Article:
March 12, 2010

Bioethics Goes to the Movies in Spain for Study Abroad Experience

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Case Western Reserve University's International Bioethics Education Program will go to the movies in Spain, May 9-24, to explore major bioethical issues in films like Alejandro Amenabar's The Sea Inside, the story of Ramán Sampedro's 30-year struggle to end his life.

Up to 20 people enrolled in the course will engage in discussions with Spanish film directors such as Juan Luis Buñuel (the son of legendary filmmaker Luis Bu ñuel and director of the 2007 documentary "Calandra: 40 Years Later," critics, professors and film students during the three-credit, two-week study abroad course, "Perspectives on Illness and the Art of Healing in Spanish Cinema."

The course explores such controversial issues as persistent vegetative states, comas, euthanasia and other mental and physical states.

"Films and novels bring something to the subject that a lecture and textbook can't," said Stuart Youngner, Susan E. Watson Professor and Chair of Bioethics at the CWRU School of Medicine.

The study trip combines CWRU's talents in bioethics and film. Youngner and Linda Ehrlich, associate professor of modern languages and literatures in the College of Arts and Sciences, will co-teach.

Ehrlich researches Asian and European film and has brought together some of Spain's leading film experts to participate in seminars during the two-week course.

Youngner, who is a self-proclaimed film buff, uses film as a way of explaining complicated bioethical issues in the lifelike scenarios seen on the big screen.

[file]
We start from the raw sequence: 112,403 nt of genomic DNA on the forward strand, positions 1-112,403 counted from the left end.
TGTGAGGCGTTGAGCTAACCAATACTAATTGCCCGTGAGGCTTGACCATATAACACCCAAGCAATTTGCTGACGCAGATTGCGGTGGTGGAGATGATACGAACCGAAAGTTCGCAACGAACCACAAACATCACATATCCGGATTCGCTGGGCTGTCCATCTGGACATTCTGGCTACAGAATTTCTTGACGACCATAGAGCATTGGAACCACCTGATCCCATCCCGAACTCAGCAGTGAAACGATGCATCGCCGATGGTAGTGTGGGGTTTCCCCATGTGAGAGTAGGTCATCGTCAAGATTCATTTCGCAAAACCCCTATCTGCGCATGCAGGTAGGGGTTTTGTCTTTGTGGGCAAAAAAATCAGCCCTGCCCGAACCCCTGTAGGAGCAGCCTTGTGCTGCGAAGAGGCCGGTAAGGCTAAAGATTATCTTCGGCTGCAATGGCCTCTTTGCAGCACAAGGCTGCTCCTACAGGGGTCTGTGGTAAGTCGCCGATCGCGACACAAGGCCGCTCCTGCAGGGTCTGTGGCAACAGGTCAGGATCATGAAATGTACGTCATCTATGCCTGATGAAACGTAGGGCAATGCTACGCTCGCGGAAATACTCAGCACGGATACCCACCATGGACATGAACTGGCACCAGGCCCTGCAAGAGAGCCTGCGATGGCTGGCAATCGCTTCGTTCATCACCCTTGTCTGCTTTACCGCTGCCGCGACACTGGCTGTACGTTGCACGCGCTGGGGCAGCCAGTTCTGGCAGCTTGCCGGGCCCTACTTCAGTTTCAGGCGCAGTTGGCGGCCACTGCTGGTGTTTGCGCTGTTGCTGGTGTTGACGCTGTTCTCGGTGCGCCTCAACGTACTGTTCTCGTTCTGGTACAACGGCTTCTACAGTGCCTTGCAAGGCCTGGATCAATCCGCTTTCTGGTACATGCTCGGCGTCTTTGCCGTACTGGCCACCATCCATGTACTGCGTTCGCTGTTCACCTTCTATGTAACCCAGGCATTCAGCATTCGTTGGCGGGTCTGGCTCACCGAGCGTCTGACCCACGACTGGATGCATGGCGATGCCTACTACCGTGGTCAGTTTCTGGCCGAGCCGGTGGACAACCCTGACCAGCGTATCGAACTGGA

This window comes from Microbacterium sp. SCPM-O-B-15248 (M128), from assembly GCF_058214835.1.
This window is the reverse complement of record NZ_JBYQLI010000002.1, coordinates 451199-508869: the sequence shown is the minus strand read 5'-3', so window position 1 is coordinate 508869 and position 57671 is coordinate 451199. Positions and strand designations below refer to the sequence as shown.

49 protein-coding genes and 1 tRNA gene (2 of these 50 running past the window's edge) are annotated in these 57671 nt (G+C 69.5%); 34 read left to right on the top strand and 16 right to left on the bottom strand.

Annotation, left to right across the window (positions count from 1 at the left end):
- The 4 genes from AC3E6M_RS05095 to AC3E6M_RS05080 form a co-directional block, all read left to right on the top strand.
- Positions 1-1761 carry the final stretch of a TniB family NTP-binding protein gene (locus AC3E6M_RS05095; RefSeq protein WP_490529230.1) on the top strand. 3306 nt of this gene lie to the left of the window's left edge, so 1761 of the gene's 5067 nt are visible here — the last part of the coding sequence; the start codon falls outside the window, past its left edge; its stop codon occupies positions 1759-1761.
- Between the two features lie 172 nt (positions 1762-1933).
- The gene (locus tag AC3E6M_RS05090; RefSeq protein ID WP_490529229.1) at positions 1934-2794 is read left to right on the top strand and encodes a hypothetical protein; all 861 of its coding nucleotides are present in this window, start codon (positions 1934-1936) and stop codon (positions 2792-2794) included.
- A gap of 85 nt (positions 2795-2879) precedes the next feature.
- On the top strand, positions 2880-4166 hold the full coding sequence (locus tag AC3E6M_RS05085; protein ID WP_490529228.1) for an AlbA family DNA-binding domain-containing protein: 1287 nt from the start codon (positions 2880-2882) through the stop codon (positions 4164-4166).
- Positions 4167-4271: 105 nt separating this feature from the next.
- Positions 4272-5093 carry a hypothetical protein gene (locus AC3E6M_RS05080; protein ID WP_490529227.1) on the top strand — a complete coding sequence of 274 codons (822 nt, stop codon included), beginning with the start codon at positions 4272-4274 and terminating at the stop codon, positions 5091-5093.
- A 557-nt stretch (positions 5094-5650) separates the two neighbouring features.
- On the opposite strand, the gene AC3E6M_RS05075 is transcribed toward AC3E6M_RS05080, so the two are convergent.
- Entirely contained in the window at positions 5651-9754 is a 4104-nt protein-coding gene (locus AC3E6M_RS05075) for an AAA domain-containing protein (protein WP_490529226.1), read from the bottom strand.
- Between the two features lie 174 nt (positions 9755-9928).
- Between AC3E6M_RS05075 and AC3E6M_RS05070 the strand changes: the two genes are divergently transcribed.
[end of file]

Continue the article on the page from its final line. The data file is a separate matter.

"Bioethics deals with dozens of issues," Youngner said. "One way to understand problems is through arts and literature."

Unlike other Bioethics' abroad experiences, this course is open to college-age students here and elsewhere, staff, adult learners, and faculty interested in learning more about issues of illness and healing.

Registration closes April 1, but new students will be accepted if openings remain available after the deadline.

The trip costs $2,500. This includes lodging and in-country transportation. Airfare and tuition are separate.

Ehrlich says, "Illness and Healing" will be taught in English.

The course should appeal to individuals with a wide range of interests from those in bioethics to others with a desire to learn more about film art in Spain to Spanish majors with an interest in the cultures of the Basque and Catalan regions, she added.

The experience begins with pre-trip readings, viewings and writings. What follows in Spain are a wealth of films and side trips to places like Girona to visit a unique early cinema museum and architectural tours of Barcelona's modernist architecture and its hospitals. The trip also includes free time to see some of the regular tourist stops.

Once in Spain, the group will spend May 9-12 at the Universitat Pompeu Fabra in Barcelona and later at the University of the Basque Country in San Sebastián in the second week from May 16-21.

Barcelonan highlights are the reviews of Pedro Almodóvar's films by film critic and professor Carlos Losilla; Joaquim Jordá's 2006 film "Mas allá del espejo," about rehabilitation following a brain injury; a discussion with photojournalist Montse Armengou, who produced the investigative TV documentaries about recovering historical memories of the Spanish Civil War and viewing her 2002 "The Lost Children of Francoism"; and a look at film scholar (and former physician) Esteve Riambau's Orson Welles' unfinished film version of Don Quixote.

San Sebastian is a seaside city. One of the places toured will be a museum devoted to the work of Spanish sculptor, Eduardo Chillida.

Go online to learn more about the study abroad experience.

For more information contact Susan Griffith, 216.368.1004.

Posted by: Kimyette Finley, March 12, 2010 10:53 AM | News Topics: College of Arts and Sciences, Research, School of Medicine, Students, international

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